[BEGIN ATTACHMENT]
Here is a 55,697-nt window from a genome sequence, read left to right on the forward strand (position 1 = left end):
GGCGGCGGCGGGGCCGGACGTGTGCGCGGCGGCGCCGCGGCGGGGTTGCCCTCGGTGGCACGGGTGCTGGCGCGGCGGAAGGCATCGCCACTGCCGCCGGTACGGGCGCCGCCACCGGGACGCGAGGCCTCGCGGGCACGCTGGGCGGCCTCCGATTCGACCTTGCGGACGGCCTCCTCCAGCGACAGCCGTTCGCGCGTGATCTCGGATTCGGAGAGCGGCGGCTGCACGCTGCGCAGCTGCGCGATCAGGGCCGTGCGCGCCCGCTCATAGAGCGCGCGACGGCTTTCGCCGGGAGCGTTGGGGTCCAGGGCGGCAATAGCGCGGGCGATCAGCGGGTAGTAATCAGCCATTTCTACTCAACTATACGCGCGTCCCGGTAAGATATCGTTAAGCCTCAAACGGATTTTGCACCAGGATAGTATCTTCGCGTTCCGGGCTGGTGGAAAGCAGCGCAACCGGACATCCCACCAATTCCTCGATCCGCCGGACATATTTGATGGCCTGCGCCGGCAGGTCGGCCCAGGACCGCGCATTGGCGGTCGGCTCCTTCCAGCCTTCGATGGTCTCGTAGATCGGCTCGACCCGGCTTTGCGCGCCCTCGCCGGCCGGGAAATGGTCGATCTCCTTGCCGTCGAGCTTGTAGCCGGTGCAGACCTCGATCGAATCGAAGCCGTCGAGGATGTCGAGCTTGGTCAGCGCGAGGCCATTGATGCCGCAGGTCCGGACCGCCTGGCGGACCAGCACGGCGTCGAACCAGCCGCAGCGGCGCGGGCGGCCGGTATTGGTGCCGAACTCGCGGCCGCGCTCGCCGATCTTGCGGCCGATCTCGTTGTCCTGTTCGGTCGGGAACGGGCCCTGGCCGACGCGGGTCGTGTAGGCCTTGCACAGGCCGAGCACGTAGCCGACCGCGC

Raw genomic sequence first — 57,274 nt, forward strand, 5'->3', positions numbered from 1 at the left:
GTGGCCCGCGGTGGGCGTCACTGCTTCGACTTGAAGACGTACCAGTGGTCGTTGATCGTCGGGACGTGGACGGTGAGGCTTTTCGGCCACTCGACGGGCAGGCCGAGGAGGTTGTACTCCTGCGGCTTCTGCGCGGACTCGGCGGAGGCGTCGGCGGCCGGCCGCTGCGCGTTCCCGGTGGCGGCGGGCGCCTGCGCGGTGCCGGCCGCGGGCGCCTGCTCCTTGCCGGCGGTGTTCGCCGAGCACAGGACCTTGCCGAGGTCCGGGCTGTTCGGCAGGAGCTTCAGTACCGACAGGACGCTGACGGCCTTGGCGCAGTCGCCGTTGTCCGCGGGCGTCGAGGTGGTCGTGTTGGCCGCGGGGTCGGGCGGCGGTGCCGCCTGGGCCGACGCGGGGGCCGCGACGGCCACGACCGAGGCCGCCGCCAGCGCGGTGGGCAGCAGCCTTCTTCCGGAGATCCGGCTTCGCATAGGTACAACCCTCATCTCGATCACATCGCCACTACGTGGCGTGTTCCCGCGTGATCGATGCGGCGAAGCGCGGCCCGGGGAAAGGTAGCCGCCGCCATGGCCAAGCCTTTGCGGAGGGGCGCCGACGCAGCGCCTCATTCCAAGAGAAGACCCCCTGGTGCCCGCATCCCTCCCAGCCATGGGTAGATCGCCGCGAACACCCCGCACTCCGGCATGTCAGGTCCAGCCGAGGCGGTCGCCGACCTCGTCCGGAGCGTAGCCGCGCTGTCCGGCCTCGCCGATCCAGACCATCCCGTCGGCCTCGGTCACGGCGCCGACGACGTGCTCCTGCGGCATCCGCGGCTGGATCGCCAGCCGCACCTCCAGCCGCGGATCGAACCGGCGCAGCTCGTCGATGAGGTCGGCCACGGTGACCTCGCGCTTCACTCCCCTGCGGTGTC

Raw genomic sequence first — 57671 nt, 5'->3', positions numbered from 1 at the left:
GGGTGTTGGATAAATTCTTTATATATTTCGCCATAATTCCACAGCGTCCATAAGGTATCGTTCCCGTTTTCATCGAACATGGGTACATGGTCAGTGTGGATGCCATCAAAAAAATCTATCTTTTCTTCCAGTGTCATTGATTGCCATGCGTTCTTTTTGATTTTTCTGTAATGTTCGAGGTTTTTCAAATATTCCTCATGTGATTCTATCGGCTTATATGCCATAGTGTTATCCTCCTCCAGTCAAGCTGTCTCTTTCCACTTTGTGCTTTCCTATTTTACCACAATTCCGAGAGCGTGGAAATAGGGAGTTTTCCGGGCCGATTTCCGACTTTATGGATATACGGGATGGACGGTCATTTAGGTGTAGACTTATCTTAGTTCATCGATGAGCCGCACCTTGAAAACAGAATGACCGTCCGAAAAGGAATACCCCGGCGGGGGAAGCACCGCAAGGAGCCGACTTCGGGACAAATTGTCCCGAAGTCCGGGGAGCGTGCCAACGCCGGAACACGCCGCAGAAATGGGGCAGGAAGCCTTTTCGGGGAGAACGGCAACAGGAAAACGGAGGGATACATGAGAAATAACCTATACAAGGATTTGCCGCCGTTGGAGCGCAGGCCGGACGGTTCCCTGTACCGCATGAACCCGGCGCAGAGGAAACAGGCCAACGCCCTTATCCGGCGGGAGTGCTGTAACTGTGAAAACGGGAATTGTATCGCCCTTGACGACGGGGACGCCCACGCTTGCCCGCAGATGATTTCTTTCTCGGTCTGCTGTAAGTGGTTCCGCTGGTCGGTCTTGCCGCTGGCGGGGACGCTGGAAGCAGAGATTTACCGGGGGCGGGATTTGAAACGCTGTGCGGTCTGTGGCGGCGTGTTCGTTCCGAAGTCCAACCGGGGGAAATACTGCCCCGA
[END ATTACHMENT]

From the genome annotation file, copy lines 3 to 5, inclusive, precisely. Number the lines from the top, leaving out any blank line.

Raw genomic sequence first — 57,274 nt, forward strand, 5'->3', positions numbered from 1 at the left:
GTGGCCCGCGGTGGGCGTCACTGCTTCGACTTGAAGACGTACCAGTGGTCGTTGATCGTCGGGACGTGGACGGTGAGGCTTTTCGGCCACTCGACGGGCAGGCCGAGGAGGTTGTACTCCTGCGGCTTCTGCGCGGACTCGGCGGAGGCGTCGGCGGCCGGCCGCTGCGCGTTCCCGGTGGCGGCGGGCGCCTGCGCGGTGCCGGCCGCGGGCGCCTGCTCCTTGCCGGCGGTGTTCGCCGAGCACAGGACCTTGCCGAGGTCCGGGCTGTTCGGCAGGAGCTTCAGTACCGACAGGACGCTGACGGCCTTGGCGCAGTCGCCGTTGTCCGCGGGCGTCGAGGTGGTCGTGTTGGCCGCGGGGTCGGGCGGCGGTGCCGCCTGGGCCGACGCGGGGGCCGCGACGGCCACGACCGAGGCCGCCGCCAGCGCGGTGGGCAGCAGCCTTCTTCCGGAGATCCGGCTTCGCATAGGTACAACCCTCATCTCGATCACATCGCCACTACGTGGCGTGTTCCCGCGTGATCGATGCGGCGAAGCGCGGCCCGGGGAAAGGTAGCCGCCGCCATGGCCAAGCCTTTGCGGAGGGGCGCCGACGCAGCGCCTCATTCCAAGAGAAGACCCCCTGGTGCCCGCATCCCTCCCAGCCATGGGTAGATCGCCGCGAACACCCCGCACTCCGGCATGTCAGGTCCAGCCGAGGCGGTCGCCGACCTCGTCCGGAGCGTAGCCGCGCTGTCCGGCCTCGCCGATCCAGACCATCCCGTCGGCCTCGGTCACGGCGCCGACGACGTGCTCCTGCGGCATCCGCGGCTGGATCGCCAGCCGCACCTCCAGCCGCGGATCGAACCGGCGCAGCTCGTCGATGAGGTCGGCCACGGTGACCTCGCGCTTCACTCCCCTGCGGTGTC

Raw genomic sequence first — 57671 nt, 5'->3', positions numbered from 1 at the left: